Indeed, in Canada and the US, a person is statistically more likely to be killed for being Muslim than by a Muslim 'terrorist'. That, despite this, Muslims can still safely occupy the status of 'threat' in the public imagination is evidence of this myth's effectiveness in invisibilizing and legitimizing the hate directed against Muslims.

Ultimately, this webinar hopes to demonstrate how, in order to honestly engage with racism, we must move beyond the logic of ‘hate’ that safely situates ourselves outside of it – as social workers in the profession of care; and as people who self-identify as anti-racist. Instead, we need analysis and action that implicates us in the very problem we’re trying to address.

This webinar will also introduce the ‘Islamophobia is..’ project – a new anti-racism educational tool that describes the operation of normalized Islamophobia in the Canadian context through short animated videos.

Webinar Objectives 

- Understand the operation of Islamophobia and other forms of racism beyond interpersonal incidents, finding evidence of its circulation within mainstream media, state institutions, and ‘respectable’ society

- Recognize the discursive continuities between overt expressions of racial violence and the normalized varieties

- Identify the role of racial myths in propelling – invisibilizing and legitimizing – racial activities and outcomes

- Appreciate the limitations of a ‘hate crimes’ approach to understanding and addressing racism, for the way it nurtures a simplistic ‘racist’ versus ‘non-racist’ binary

- Situate ourselves – as social workers and anti-racists - within normalized racism

- Introduce the ‘Islamophobia is..’ series as a new anti-racism educational tool

What are Children’s Rights? An exploration of the UN Convention on the Rights of the Child
Feb 27, 2020 12:00 pm EST
Engaging Indigenous Youth
Feb 26, 2020 2:00 pm EST
Description

Increasingly, Indigenous youth are being called on to serve on Boards of Directors, act as advisors, deliver keynote addresses and/or participate in events. We’re excited about these developments and want to help organizations engaging Indigenous youth to think through how they will support them in this work and contribute to their overall well-being.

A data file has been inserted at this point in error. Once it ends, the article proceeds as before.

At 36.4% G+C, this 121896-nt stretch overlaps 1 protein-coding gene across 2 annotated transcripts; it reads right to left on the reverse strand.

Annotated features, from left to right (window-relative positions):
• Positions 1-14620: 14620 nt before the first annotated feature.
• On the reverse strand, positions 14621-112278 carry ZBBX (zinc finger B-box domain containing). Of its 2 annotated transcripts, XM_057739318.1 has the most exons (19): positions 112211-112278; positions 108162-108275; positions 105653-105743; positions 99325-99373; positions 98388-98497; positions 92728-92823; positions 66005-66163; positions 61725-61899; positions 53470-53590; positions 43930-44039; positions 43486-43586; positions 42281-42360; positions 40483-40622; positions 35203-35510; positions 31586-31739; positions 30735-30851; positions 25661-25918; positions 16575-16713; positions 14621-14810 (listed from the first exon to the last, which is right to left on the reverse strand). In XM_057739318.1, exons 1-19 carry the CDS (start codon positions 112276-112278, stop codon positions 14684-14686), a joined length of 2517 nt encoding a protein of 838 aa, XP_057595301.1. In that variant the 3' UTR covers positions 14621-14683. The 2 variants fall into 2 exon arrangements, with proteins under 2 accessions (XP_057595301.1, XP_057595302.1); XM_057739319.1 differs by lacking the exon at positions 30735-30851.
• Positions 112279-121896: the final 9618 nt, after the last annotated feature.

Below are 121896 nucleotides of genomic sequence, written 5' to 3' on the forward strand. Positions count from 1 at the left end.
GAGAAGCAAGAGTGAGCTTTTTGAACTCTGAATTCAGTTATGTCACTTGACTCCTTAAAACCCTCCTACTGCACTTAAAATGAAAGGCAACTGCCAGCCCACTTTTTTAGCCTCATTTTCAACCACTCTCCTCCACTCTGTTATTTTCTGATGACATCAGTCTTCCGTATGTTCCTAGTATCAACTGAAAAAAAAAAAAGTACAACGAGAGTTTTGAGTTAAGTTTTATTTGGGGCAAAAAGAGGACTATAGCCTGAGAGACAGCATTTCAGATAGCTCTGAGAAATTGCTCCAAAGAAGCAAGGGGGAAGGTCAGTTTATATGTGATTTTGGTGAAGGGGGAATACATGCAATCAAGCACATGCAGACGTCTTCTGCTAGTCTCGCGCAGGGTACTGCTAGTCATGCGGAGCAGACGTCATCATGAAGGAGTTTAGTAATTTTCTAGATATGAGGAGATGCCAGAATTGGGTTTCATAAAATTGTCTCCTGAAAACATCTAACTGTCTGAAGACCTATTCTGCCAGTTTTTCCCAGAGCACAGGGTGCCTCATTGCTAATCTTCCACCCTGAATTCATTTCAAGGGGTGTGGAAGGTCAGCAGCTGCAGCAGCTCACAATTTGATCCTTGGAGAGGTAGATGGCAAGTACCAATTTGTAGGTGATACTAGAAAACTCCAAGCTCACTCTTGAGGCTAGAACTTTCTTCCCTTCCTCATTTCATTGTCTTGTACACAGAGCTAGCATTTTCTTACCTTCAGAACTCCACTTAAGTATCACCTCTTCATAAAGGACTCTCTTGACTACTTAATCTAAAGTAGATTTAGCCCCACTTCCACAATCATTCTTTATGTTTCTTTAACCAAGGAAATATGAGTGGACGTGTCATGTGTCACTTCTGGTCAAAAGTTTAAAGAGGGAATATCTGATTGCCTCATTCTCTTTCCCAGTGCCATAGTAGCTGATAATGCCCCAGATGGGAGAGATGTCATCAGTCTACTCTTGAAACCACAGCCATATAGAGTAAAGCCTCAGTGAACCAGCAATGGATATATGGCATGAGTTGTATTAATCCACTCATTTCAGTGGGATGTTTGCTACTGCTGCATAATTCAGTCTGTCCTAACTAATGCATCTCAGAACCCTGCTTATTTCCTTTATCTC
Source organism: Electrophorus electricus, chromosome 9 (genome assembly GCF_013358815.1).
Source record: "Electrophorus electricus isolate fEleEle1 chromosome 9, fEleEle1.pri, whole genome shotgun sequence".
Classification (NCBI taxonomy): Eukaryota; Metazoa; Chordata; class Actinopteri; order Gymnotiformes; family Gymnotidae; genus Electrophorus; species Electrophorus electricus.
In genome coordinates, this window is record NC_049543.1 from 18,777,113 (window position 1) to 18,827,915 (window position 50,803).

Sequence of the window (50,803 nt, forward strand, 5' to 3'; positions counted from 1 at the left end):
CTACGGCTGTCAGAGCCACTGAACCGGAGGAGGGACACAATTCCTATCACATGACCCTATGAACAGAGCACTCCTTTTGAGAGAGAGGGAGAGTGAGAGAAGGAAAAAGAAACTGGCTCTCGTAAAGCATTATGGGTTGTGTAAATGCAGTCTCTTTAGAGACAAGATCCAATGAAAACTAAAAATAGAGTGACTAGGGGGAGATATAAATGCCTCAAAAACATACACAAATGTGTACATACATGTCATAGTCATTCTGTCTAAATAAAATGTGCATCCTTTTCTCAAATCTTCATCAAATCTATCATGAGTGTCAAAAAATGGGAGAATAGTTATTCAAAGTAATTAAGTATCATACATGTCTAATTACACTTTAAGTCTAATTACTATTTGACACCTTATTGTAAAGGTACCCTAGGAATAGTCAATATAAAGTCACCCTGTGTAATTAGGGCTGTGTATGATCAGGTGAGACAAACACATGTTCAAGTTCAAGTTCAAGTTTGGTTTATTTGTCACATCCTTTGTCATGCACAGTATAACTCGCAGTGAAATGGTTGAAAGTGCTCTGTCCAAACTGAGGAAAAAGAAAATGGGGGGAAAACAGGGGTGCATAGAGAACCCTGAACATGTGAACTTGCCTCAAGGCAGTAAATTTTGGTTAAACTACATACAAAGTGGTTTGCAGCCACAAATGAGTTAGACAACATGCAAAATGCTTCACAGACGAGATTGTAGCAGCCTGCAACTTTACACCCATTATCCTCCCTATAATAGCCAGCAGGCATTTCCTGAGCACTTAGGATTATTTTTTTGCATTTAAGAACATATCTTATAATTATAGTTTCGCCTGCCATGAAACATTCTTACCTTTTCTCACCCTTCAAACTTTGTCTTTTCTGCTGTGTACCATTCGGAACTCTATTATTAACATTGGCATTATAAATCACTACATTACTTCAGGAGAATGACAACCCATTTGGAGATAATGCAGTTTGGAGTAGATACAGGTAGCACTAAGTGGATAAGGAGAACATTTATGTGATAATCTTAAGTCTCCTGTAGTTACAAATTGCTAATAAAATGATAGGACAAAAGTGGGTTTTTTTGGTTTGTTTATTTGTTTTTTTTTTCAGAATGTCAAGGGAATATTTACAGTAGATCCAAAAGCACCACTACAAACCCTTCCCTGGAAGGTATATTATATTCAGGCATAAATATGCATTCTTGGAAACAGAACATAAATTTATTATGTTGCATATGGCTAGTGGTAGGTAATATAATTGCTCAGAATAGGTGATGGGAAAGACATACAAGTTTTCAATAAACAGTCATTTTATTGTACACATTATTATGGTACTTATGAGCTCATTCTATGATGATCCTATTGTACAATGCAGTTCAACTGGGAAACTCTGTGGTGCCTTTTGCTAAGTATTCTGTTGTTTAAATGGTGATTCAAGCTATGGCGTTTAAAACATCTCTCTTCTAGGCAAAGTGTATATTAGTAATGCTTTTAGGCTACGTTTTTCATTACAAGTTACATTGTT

Specific learning objectives for this presentation are to:

 

1.    Become familiar with the supports that you can put into place for Indigenous youth when you invite them to provide advice, share experiences or participate in events.

 

2.    Discuss how to work creatively and respectfully with Indigenous youth leaders and organizations so that young leaders are supported both before and after your event or engagement.

Changes to Bill C-78, the Divorce Act, and what it means for social work
Feb 11, 2020 1:00 pm EST
Description

Canada is in the midst of reforming its federal parenting laws and it is important that social workers are informed of these changes.  With Bill C-78 coming in effect in 2020, the Divorce Act will adopt child-centered parenting terminology; an evidence-informed definition and criteria for family violence in making parenting orders; and a comprehensive relocation scheme. Reforms will also include a non-exhaustive list of best interests of the child criteria, including criteria addressing voice of the child and Indigenous heritage. The reforms will also impose obligations on legal advisers and other family justice professionals to encourage out-of-court dispute resolution and child-focused resolutions. This workshop will provide an overview of the proposed changes, discuss the implications to research and practice, and address implementation issues for the field of social work.

The webinar will cover some of the following about Hoarding disorder:

  • To understand the substantive changes proposed to parenting laws in Canada
  • To explore the integration of family justice reform with best available research
  • To prepare social workers to assist families to navigate these parenting law reforms